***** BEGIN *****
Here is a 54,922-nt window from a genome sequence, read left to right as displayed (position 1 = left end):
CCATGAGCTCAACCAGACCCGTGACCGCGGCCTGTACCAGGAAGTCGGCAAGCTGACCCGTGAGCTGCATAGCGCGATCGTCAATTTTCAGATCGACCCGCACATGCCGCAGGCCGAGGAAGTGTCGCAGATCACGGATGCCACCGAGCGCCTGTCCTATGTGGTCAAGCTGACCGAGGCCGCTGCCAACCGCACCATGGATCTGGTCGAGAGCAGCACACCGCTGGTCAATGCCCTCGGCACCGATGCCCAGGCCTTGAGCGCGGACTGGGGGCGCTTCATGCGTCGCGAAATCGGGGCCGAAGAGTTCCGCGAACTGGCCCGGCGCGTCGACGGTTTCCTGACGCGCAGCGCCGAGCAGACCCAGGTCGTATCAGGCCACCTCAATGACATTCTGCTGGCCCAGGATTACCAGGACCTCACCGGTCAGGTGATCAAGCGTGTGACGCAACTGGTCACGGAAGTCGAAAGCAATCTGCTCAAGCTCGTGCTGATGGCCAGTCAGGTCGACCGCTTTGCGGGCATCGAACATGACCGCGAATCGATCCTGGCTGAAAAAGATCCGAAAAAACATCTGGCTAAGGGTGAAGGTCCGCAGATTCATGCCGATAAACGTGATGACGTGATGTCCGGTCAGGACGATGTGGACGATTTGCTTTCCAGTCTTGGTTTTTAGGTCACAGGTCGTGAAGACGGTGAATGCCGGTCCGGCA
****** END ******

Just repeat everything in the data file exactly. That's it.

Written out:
Here is a 54,922-nt window from a genome sequence, read left to right as displayed (position 1 = left end):
CCATGAGCTCAACCAGACCCGTGACCGCGGCCTGTACCAGGAAGTCGGCAAGCTGACCCGTGAGCTGCATAGCGCGATCGTCAATTTTCAGATCGACCCGCACATGCCGCAGGCCGAGGAAGTGTCGCAGATCACGGATGCCACCGAGCGCCTGTCCTATGTGGTCAAGCTGACCGAGGCCGCTGCCAACCGCACCATGGATCTGGTCGAGAGCAGCACACCGCTGGTCAATGCCCTCGGCACCGATGCCCAGGCCTTGAGCGCGGACTGGGGGCGCTTCATGCGTCGCGAAATCGGGGCCGAAGAGTTCCGCGAACTGGCCCGGCGCGTCGACGGTTTCCTGACGCGCAGCGCCGAGCAGACCCAGGTCGTATCAGGCCACCTCAATGACATTCTGCTGGCCCAGGATTACCAGGACCTCACCGGTCAGGTGATCAAGCGTGTGACGCAACTGGTCACGGAAGTCGAAAGCAATCTGCTCAAGCTCGTGCTGATGGCCAGTCAGGTCGACCGCTTTGCGGGCATCGAACATGACCGCGAATCGATCCTGGCTGAAAAAGATCCGAAAAAACATCTGGCTAAGGGTGAAGGTCCGCAGATTCATGCCGATAAACGTGATGACGTGATGTCCGGTCAGGACGATGTGGACGATTTGCTTTCCAGTCTTGGTTTTTAGGTCACAGGTCGTGAAGACGGTGAATGCCGGTCCGGCA